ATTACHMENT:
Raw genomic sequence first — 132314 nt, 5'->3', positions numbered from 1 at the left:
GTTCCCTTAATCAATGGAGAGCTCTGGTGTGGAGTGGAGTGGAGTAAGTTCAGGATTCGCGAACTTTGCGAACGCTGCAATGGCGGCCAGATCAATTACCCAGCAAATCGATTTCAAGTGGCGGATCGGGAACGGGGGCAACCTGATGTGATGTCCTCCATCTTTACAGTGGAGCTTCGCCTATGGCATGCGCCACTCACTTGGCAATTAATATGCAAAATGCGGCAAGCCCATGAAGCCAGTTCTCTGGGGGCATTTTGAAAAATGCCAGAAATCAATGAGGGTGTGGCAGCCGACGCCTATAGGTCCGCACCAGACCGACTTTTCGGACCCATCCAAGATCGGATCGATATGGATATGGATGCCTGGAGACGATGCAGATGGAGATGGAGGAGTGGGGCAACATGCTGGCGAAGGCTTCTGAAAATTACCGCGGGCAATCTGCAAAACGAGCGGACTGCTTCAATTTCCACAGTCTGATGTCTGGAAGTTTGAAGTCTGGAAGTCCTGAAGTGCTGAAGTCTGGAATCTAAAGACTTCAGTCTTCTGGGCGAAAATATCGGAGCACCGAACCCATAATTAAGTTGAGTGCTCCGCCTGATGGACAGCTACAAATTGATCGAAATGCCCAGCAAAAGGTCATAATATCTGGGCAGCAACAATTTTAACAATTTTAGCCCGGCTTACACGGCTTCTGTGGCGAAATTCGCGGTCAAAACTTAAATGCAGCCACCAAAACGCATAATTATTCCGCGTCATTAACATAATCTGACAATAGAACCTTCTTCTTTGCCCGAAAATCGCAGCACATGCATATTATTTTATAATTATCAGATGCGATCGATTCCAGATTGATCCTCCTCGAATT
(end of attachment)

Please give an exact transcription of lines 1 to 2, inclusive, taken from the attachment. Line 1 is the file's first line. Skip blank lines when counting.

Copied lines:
Raw genomic sequence first — 132314 nt, 5'->3', positions numbered from 1 at the left:
GTTCCCTTAATCAATGGAGAGCTCTGGTGTGGAGTGGAGTGGAGTAAGTTCAGGATTCGCGAACTTTGCGAACGCTGCAATGGCGGCCAGATCAATTACCCAGCAAATCGATTTCAAGTGGCGGATCGGGAACGGGGGCAACCTGATGTGATGTCCTCCATCTTTACAGTGGAGCTTCGCCTATGGCATGCGCCACTCACTTGGCAATTAATATGCAAAATGCGGCAAGCCCATGAAGCCAGTTCTCTGGGGGCATTTTGAAAAATGCCAGAAATCAATGAGGGTGTGGCAGCCGACGCCTATAGGTCCGCACCAGACCGACTTTTCGGACCCATCCAAGATCGGATCGATATGGATATGGATGCCTGGAGACGATGCAGATGGAGATGGAGGAGTGGGGCAACATGCTGGCGAAGGCTTCTGAAAATTACCGCGGGCAATCTGCAAAACGAGCGGACTGCTTCAATTTCCACAGTCTGATGTCTGGAAGTTTGAAGTCTGGAAGTCCTGAAGTGCTGAAGTCTGGAATCTAAAGACTTCAGTCTTCTGGGCGAAAATATCGGAGCACCGAACCCATAATTAAGTTGAGTGCTCCGCCTGATGGACAGCTACAAATTGATCGAAATGCCCAGCAAAAGGTCATAATATCTGGGCAGCAACAATTTTAACAATTTTAGCCCGGCTTACACGGCTTCTGTGGCGAAATTCGCGGTCAAAACTTAAATGCAGCCACCAAAACGCATAATTATTCCGCGTCATTAACATAATCTGACAATAGAACCTTCTTCTTTGCCCGAAAATCGCAGCACATGCATATTATTTTATAATTATCAGATGCGATCGATTCCAGATTGATCCTCCTCGAATT